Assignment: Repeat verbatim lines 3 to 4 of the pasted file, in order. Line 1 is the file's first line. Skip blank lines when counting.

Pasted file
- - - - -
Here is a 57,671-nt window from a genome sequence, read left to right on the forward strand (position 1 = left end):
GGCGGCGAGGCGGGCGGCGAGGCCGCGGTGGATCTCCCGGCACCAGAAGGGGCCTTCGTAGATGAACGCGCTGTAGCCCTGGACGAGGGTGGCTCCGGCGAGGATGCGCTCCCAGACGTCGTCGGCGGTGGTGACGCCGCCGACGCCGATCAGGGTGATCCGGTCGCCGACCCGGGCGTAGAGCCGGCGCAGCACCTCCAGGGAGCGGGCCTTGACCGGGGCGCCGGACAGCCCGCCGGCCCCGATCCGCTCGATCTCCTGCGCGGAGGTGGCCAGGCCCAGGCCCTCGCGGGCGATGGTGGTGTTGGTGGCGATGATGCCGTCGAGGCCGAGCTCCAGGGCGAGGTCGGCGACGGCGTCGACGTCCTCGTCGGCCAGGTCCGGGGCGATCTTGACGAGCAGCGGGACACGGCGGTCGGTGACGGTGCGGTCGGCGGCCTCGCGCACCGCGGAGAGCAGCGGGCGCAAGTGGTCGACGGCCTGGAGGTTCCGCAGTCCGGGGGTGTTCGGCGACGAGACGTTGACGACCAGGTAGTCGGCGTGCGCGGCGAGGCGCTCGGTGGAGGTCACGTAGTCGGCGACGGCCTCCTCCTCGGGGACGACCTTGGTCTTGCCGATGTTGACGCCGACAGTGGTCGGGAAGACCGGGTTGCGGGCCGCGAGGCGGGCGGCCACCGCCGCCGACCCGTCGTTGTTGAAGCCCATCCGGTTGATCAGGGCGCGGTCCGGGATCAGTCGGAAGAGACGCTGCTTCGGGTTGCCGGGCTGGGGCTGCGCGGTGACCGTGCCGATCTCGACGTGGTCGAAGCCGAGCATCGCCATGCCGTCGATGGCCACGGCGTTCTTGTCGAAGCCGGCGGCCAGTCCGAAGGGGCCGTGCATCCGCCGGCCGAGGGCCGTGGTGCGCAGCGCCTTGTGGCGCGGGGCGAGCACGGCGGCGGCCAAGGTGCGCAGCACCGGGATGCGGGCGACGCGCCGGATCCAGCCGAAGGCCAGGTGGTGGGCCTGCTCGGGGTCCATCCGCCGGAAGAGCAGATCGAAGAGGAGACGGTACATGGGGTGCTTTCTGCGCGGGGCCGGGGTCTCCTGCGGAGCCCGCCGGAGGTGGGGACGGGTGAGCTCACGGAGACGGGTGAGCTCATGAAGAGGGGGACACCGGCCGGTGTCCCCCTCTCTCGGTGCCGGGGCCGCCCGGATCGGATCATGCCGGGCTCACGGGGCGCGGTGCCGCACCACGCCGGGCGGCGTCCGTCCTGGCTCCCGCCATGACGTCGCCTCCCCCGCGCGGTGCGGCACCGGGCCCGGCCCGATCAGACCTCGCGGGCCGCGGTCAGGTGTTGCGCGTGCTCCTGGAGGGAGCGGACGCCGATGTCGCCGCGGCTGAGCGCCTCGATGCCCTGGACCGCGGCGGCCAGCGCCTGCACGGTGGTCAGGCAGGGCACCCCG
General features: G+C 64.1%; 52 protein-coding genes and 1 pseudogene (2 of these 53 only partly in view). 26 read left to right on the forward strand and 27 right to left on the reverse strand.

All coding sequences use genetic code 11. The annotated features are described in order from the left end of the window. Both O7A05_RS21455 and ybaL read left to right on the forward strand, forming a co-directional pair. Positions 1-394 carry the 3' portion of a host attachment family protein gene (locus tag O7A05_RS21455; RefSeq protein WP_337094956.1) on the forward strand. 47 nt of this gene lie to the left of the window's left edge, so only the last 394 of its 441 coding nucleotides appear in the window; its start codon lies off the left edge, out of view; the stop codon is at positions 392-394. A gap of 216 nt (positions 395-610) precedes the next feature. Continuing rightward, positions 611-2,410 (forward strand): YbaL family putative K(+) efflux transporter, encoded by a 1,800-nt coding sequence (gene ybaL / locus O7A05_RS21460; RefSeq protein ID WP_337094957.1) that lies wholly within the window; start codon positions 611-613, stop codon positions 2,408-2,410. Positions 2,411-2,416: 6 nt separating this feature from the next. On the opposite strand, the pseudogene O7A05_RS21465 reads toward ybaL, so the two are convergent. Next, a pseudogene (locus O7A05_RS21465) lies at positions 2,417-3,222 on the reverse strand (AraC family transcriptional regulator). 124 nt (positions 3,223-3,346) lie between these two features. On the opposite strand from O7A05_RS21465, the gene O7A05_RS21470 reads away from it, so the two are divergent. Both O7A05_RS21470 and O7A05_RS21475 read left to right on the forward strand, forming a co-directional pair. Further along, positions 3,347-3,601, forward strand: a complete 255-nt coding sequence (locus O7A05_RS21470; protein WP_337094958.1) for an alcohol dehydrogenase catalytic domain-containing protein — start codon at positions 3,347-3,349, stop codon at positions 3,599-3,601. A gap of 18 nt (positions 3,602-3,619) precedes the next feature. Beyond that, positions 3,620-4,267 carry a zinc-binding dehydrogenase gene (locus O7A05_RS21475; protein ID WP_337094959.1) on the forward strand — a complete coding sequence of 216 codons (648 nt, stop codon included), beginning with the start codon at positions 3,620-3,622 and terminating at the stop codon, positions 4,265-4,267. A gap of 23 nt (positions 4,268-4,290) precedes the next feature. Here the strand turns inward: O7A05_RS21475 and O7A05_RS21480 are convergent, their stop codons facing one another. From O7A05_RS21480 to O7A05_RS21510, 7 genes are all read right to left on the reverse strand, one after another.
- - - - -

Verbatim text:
General features: G+C 64.1%; 52 protein-coding genes and 1 pseudogene (2 of these 53 only partly in view). 26 read left to right on the forward strand and 27 right to left on the reverse strand.

All coding sequences use genetic code 11. The annotated features are described in order from the left end of the window. Both O7A05_RS21455 and ybaL read left to right on the forward strand, forming a co-directional pair. Positions 1-394 carry the 3' portion of a host attachment family protein gene (locus tag O7A05_RS21455; RefSeq protein WP_337094956.1) on the forward strand. 47 nt of this gene lie to the left of the window's left edge, so only the last 394 of its 441 coding nucleotides appear in the window; its start codon lies off the left edge, out of view; the stop codon is at positions 392-394. A gap of 216 nt (positions 395-610) precedes the next feature. Continuing rightward, positions 611-2,410 (forward strand): YbaL family putative K(+) efflux transporter, encoded by a 1,800-nt coding sequence (gene ybaL / locus O7A05_RS21460; RefSeq protein ID WP_337094957.1) that lies wholly within the window; start codon positions 611-613, stop codon positions 2,408-2,410. Positions 2,411-2,416: 6 nt separating this feature from the next. On the opposite strand, the pseudogene O7A05_RS21465 reads toward ybaL, so the two are convergent. Next, a pseudogene (locus O7A05_RS21465) lies at positions 2,417-3,222 on the reverse strand (AraC family transcriptional regulator). 124 nt (positions 3,223-3,346) lie between these two features. On the opposite strand from O7A05_RS21465, the gene O7A05_RS21470 reads away from it, so the two are divergent. Both O7A05_RS21470 and O7A05_RS21475 read left to right on the forward strand, forming a co-directional pair. Further along, positions 3,347-3,601, forward strand: a complete 255-nt coding sequence (locus O7A05_RS21470; protein WP_337094958.1) for an alcohol dehydrogenase catalytic domain-containing protein — start codon at positions 3,347-3,349, stop codon at positions 3,599-3,601. A gap of 18 nt (positions 3,602-3,619) precedes the next feature. Beyond that, positions 3,620-4,267 carry a zinc-binding dehydrogenase gene (locus O7A05_RS21475; protein ID WP_337094959.1) on the forward strand — a complete coding sequence of 216 codons (648 nt, stop codon included), beginning with the start codon at positions 3,620-3,622 and terminating at the stop codon, positions 4,265-4,267. A gap of 23 nt (positions 4,268-4,290) precedes the next feature. Here the strand turns inward: O7A05_RS21475 and O7A05_RS21480 are convergent, their stop codons facing one another. From O7A05_RS21480 to O7A05_RS21510, 7 genes are all read right to left on the reverse strand, one after another.